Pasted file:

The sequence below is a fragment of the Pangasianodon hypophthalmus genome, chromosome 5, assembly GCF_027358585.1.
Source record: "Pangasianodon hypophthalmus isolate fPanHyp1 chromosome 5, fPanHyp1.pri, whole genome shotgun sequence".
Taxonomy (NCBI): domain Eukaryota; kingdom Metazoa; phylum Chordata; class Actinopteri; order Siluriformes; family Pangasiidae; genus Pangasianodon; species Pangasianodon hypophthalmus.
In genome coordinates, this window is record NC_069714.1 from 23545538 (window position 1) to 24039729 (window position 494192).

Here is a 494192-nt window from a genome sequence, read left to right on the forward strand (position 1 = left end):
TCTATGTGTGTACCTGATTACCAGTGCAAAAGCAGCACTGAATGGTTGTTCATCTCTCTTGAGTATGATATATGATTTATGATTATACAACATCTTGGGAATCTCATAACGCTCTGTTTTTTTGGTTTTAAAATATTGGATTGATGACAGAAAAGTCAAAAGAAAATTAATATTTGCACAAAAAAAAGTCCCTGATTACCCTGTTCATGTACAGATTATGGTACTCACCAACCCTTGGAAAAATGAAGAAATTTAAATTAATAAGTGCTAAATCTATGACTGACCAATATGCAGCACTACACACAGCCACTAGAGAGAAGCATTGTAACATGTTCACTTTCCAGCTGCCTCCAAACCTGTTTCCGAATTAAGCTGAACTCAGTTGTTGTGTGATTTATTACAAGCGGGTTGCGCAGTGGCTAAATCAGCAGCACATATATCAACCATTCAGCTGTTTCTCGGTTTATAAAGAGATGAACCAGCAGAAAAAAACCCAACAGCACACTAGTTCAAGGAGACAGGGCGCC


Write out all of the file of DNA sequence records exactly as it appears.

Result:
The sequence below is a fragment of the Pangasianodon hypophthalmus genome, chromosome 5, assembly GCF_027358585.1.
Source record: "Pangasianodon hypophthalmus isolate fPanHyp1 chromosome 5, fPanHyp1.pri, whole genome shotgun sequence".
Taxonomy (NCBI): domain Eukaryota; kingdom Metazoa; phylum Chordata; class Actinopteri; order Siluriformes; family Pangasiidae; genus Pangasianodon; species Pangasianodon hypophthalmus.
In genome coordinates, this window is record NC_069714.1 from 23545538 (window position 1) to 24039729 (window position 494192).

Here is a 494192-nt window from a genome sequence, read left to right on the forward strand (position 1 = left end):
TCTATGTGTGTACCTGATTACCAGTGCAAAAGCAGCACTGAATGGTTGTTCATCTCTCTTGAGTATGATATATGATTTATGATTATACAACATCTTGGGAATCTCATAACGCTCTGTTTTTTTGGTTTTAAAATATTGGATTGATGACAGAAAAGTCAAAAGAAAATTAATATTTGCACAAAAAAAAGTCCCTGATTACCCTGTTCATGTACAGATTATGGTACTCACCAACCCTTGGAAAAATGAAGAAATTTAAATTAATAAGTGCTAAATCTATGACTGACCAATATGCAGCACTACACACAGCCACTAGAGAGAAGCATTGTAACATGTTCACTTTCCAGCTGCCTCCAAACCTGTTTCCGAATTAAGCTGAACTCAGTTGTTGTGTGATTTATTACAAGCGGGTTGCGCAGTGGCTAAATCAGCAGCACATATATCAACCATTCAGCTGTTTCTCGGTTTATAAAGAGATGAACCAGCAGAAAAAAACCCAACAGCACACTAGTTCAAGGAGACAGGGCGCC